indicator is any substance used to assist in the
classification of another substance. There are
many different kinds of indicators. Some common
kinds of indicators used in Living Environment/Biology will be
The pH Scale
and bases (alkalis) are common substances studied
The pH scale is used
to indicate the relative strength of an acid of
base. The pH scale goes from 0 to
14. A pH of 7.0 is considered to be
neutral. The greater the pH is than 7.0, the
more basic the substance is. The lower the pH
is below 7.0, the more acidic a substance
Stomach acid has a pH of
Some Common Indicators
paper turns red or a shade of red in acids.
Litmus turns blue or a shade of blue in bases.
It is important to place a few drops or a small amount of
the substance to be tested on the litmus paper when
testing it. Do not dip the litmus paper in the
substance to be tested. A paper which provides
a more specific indication of the pH level of a substance
is pH paper. This paper turns different
shades of various colors which may be compared to a scale
to determine the pH value.
|2. Bromthymol blue is an indicator
used to show the presence of either carbon dioxide in
solution or an acidic solution. Low levels of
carbon dioxide or acid will result in the bromthymol blue
solution remaining blue, while higher levels of carbon
dioxide or acid will result in the bromthymol solution
taking on a yellow tint. Frequently this
indicator is used in biology labs to indicate
photosynthetic activity (solution turns blue as CO2 is
used) or respiratory activity (solution turns yellow
as CO2 is added to the solution).
|3. Lugol's solution (which is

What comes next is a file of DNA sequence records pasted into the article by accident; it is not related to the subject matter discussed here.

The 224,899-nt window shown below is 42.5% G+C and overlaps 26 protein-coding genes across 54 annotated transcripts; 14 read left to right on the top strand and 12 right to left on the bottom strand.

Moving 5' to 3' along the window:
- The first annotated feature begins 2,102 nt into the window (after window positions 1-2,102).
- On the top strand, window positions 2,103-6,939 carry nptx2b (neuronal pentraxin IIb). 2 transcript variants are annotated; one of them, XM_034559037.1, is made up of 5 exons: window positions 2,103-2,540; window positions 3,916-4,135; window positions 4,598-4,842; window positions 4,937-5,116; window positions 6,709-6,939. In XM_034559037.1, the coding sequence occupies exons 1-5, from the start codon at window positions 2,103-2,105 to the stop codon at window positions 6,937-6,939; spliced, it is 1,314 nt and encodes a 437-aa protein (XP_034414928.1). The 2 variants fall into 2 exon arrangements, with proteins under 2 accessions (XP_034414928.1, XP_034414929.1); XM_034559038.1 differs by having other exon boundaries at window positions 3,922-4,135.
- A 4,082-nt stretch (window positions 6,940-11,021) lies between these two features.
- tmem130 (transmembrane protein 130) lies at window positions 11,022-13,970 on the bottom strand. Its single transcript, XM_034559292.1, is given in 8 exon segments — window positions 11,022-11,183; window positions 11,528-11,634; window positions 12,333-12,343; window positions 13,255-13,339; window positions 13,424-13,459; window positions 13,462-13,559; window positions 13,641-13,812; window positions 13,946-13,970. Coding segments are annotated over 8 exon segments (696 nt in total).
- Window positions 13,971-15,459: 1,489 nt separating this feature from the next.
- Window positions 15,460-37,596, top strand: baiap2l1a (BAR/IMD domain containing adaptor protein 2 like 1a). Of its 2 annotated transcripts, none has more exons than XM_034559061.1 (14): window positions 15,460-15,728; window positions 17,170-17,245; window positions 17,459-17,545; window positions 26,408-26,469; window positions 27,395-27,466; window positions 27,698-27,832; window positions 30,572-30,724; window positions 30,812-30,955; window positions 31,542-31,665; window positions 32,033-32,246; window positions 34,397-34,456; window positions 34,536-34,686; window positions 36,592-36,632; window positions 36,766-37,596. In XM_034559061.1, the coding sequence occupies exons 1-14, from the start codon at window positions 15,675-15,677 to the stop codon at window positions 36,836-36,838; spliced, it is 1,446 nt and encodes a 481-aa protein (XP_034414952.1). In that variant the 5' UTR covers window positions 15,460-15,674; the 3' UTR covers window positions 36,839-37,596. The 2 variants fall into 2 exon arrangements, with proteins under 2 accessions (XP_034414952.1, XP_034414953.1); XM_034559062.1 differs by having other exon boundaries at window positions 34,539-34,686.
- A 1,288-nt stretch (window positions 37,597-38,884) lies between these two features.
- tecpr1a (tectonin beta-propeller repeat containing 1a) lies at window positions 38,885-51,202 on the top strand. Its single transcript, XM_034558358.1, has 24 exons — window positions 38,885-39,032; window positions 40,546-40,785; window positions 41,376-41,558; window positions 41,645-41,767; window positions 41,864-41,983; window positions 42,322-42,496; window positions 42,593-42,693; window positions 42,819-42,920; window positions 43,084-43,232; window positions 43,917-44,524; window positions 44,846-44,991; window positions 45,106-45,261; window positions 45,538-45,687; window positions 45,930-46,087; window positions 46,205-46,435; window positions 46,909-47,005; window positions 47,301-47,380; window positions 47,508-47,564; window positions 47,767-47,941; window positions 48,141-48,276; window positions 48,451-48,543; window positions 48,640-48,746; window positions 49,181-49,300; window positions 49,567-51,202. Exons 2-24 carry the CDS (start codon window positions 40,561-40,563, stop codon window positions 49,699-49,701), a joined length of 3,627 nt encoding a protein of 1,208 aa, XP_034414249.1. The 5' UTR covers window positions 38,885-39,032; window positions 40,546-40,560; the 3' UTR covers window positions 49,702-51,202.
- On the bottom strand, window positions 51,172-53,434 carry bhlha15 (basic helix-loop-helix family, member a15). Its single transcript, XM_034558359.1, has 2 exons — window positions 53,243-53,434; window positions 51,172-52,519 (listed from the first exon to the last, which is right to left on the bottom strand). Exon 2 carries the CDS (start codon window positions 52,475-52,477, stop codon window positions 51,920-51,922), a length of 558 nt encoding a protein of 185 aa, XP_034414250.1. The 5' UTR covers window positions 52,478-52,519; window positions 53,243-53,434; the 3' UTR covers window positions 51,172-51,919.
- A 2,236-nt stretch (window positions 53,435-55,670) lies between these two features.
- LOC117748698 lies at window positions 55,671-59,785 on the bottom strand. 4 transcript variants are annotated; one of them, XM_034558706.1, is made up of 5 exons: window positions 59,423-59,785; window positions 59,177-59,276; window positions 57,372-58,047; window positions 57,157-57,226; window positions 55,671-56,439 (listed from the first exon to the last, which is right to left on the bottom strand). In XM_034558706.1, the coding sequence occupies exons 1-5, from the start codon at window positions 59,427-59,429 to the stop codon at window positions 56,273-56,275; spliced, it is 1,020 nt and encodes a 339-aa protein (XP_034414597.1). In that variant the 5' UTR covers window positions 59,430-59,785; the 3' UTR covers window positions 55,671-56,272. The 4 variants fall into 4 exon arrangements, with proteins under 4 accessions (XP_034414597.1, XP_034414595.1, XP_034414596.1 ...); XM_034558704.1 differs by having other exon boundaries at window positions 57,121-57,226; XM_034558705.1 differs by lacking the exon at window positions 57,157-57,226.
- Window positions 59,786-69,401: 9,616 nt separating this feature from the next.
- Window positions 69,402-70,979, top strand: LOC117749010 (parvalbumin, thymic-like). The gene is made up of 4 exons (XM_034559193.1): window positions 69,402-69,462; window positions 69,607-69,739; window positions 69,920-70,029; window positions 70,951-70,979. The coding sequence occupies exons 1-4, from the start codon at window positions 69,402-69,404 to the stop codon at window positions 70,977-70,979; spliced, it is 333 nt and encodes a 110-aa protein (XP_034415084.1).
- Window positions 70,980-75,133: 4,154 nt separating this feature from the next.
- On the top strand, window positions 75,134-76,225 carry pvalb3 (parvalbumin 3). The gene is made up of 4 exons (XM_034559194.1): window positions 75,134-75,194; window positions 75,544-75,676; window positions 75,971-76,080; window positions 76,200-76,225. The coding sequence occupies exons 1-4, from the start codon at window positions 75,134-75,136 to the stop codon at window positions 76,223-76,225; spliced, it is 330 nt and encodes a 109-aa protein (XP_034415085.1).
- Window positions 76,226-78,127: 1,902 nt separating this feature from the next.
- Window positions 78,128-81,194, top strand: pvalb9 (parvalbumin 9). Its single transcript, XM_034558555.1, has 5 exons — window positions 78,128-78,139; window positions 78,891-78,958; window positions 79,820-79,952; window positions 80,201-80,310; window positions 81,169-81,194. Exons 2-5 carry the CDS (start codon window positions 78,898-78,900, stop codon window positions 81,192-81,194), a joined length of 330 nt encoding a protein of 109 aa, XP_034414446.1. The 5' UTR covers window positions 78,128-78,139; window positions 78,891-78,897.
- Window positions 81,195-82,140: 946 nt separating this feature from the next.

actually IKI) is a brown solution which turns black in the
presence of starches. The test tube at
the right shows Lugol's (iodine) solution mixed with a
|4. Benedict's solution is used
to detect the presence of simple sugars such as
glucose. When a simple sugar is mixed in
Benedict's solution and heated for a short period of time
in a test tube, it goes through a variety of color
changes, eventually ending as an orange-red or brick red
color. The use of Benedict's solution before
and after using it to detect the presence of the simple
sugar glucose is shown in the pictures on the right.
Very frequently it is helpful to dye certain cell structures so that
they can be seen more clearly. Chemicals that dye parts of
cells for this purpose are called stains. Two
commonly used stains in the biology laboratory are Lugol's
iodine solution and methylene blue. Lugol's
solution is a good stain to make the nuclei of plant cells
stand out more prominently. It has the unfortunate
drawback of killing the cells it used on however.
Methylene blue is often used to stain animal cells, such as
human cheek cells, to make their nuclei more
observable. It is vital dye which does not
immediately kill the specimen.
Using Stains in Biology
|These are plant cells stained with Lugol's
solution so their nuclei are visible.
|These are human cheek cells stained with
methylene blue solution making their nuclei and outlines
much more visible.
Correctly Staining Specimens
- A specimen is obtained
and placed on the slide with forceps. A cover
slip is then lowered on to the specimen from an
approximately 45 degree angle gently. This
reduces the number of air bubbles the specimen will have.
The student then places a drop or two of water on the
- The student places a drop of stain beside and
under one corner of the cover slip.
- The student places a towel on the opposite side of the
cover slip in the water beside the cover slip.
This will draw the stain through the entire specimen in a
few seconds without removing the cover slip.. This technique will also remove any
air bubbles which have formed. The stained specimen may
now be observed. Note that this technique can be
used to draw salt water or distilled water into a specimen
having a cover slip over it without removing the cover
slip as well.